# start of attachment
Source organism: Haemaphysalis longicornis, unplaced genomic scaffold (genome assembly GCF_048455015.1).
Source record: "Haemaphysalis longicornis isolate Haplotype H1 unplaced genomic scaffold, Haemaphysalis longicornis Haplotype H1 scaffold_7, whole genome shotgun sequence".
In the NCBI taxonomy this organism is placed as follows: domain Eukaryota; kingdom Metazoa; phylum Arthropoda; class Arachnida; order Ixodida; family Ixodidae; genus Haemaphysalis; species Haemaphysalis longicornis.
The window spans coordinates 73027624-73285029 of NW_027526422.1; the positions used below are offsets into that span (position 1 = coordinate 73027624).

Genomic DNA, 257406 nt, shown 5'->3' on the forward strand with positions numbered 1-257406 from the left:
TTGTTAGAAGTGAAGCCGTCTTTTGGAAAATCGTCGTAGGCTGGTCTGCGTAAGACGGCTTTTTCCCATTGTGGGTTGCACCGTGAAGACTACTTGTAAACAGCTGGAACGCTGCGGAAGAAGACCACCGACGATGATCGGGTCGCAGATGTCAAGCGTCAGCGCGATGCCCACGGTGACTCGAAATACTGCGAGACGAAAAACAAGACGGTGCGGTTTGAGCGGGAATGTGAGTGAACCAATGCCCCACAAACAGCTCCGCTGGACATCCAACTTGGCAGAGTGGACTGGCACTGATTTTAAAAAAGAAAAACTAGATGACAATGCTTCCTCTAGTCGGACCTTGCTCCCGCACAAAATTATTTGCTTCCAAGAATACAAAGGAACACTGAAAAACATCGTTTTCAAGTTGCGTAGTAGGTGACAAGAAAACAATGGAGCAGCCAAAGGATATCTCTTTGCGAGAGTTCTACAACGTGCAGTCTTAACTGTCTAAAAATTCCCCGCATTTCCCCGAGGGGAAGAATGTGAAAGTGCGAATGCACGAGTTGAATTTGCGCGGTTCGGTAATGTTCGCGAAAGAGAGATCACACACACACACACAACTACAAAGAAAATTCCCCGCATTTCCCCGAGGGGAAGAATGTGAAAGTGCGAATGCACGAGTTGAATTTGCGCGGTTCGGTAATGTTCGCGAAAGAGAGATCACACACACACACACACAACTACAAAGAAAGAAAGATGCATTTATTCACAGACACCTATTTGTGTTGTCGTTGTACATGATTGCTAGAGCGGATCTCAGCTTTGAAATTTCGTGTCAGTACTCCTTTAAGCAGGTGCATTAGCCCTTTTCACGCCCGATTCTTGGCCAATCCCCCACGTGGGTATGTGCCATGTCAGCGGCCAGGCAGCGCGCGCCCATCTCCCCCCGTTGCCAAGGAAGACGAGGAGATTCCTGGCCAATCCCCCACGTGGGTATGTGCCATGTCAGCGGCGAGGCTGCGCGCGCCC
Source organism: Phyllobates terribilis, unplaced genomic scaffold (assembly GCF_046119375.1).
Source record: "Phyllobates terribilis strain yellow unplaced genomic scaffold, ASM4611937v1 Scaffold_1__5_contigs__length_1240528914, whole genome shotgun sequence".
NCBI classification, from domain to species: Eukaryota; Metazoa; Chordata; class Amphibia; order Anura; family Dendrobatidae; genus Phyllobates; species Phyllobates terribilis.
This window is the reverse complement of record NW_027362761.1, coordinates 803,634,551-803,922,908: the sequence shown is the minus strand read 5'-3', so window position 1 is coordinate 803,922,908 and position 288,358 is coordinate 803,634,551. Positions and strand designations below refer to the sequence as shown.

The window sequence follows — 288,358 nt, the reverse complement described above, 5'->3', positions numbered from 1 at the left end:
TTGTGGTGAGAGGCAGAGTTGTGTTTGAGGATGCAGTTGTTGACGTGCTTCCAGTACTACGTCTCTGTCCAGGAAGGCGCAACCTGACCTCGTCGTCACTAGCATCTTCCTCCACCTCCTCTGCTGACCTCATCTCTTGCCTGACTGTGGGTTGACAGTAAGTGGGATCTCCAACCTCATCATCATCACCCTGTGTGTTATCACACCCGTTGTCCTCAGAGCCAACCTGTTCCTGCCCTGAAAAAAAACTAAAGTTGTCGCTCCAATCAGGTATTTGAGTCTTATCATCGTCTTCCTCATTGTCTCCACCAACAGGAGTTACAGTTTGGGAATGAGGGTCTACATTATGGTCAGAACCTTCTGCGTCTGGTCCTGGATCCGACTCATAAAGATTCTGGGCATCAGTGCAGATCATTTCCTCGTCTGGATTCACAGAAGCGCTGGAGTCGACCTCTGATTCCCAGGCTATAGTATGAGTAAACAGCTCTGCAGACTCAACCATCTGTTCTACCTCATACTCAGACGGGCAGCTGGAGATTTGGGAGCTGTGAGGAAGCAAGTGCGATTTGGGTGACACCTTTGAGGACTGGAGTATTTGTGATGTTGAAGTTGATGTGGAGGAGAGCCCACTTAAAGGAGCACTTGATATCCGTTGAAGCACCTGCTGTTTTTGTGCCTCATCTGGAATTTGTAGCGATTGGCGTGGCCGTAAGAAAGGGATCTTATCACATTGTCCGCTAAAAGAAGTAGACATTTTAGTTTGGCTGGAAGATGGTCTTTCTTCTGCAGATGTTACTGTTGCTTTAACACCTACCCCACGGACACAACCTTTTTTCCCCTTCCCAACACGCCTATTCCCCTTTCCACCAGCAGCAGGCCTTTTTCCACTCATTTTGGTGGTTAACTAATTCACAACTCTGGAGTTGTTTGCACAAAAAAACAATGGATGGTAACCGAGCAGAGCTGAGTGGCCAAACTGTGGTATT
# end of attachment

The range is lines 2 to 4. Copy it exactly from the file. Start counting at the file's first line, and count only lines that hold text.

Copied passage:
Source record: "Haemaphysalis longicornis isolate Haplotype H1 unplaced genomic scaffold, Haemaphysalis longicornis Haplotype H1 scaffold_7, whole genome shotgun sequence".
In the NCBI taxonomy this organism is placed as follows: domain Eukaryota; kingdom Metazoa; phylum Arthropoda; class Arachnida; order Ixodida; family Ixodidae; genus Haemaphysalis; species Haemaphysalis longicornis.
The window spans coordinates 73027624-73285029 of NW_027526422.1; the positions used below are offsets into that span (position 1 = coordinate 73027624).